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Gyro failure holds up Hubble; Plan B pending

Hubble Space Telescope
The Hubble Space Telescope gets its final close-up after a shuttle servicing mission in 2009. (NASA Photo)

The 28-year-old Hubble Space Telescope is temporarily out of service, due to the failure of one of its gyroscopic pointing devices, but scientists say they’re working on a Plan B.

Today NASA confirmed reports that Hubble scientists such as deputy mission head Rachel Osten were passing along over the weekend: One of the telescope’s three active gyros had failed on Oct. 5, which hampered the telescope’s ability to point at astronomical targets for long periods.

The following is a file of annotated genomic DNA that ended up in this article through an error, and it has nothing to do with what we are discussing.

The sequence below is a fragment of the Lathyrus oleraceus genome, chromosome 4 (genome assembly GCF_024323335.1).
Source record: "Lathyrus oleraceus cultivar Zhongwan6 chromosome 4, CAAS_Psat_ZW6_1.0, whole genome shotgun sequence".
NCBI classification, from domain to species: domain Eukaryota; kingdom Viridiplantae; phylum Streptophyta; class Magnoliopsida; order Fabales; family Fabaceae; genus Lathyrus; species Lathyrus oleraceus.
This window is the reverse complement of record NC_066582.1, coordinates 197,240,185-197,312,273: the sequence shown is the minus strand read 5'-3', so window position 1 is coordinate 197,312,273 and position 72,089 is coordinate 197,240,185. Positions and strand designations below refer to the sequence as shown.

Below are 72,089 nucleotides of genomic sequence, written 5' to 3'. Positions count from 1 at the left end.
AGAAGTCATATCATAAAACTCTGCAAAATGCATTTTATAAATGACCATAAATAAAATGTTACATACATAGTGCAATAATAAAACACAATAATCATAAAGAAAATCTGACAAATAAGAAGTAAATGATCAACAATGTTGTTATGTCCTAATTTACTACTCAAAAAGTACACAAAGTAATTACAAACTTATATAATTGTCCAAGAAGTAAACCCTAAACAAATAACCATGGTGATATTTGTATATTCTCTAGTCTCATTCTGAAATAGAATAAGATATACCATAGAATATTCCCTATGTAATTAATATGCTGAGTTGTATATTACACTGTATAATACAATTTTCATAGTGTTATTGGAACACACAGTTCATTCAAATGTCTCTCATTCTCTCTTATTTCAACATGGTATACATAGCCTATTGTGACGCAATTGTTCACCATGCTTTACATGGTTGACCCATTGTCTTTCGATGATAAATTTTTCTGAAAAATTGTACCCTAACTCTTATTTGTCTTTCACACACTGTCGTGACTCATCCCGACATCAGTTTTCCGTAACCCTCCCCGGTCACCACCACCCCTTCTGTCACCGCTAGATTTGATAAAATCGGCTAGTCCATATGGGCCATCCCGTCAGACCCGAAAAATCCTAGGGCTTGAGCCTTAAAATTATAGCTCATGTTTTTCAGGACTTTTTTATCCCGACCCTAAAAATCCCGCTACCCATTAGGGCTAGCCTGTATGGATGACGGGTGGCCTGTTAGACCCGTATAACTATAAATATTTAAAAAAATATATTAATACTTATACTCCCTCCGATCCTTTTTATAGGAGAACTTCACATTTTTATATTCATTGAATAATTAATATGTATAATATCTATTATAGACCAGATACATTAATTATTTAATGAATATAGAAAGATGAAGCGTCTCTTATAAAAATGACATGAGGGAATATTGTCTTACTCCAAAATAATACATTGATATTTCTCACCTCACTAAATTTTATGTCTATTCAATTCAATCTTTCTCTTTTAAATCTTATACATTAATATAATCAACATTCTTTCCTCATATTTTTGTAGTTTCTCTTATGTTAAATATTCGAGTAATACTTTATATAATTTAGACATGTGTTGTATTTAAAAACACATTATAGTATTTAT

NASA said that Hubble’s instruments were still fully operational, and that mission managers were working to address the gyro issue.

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By Alan Boyle

Mastermind of Cosmic Log, contributing editor at GeekWire, author of "The Case for Pluto: How a Little Planet Made a Big Difference," president of the Council for the Advancement of Science Writing. Check out "About Alan Boyle" for more fun facts.

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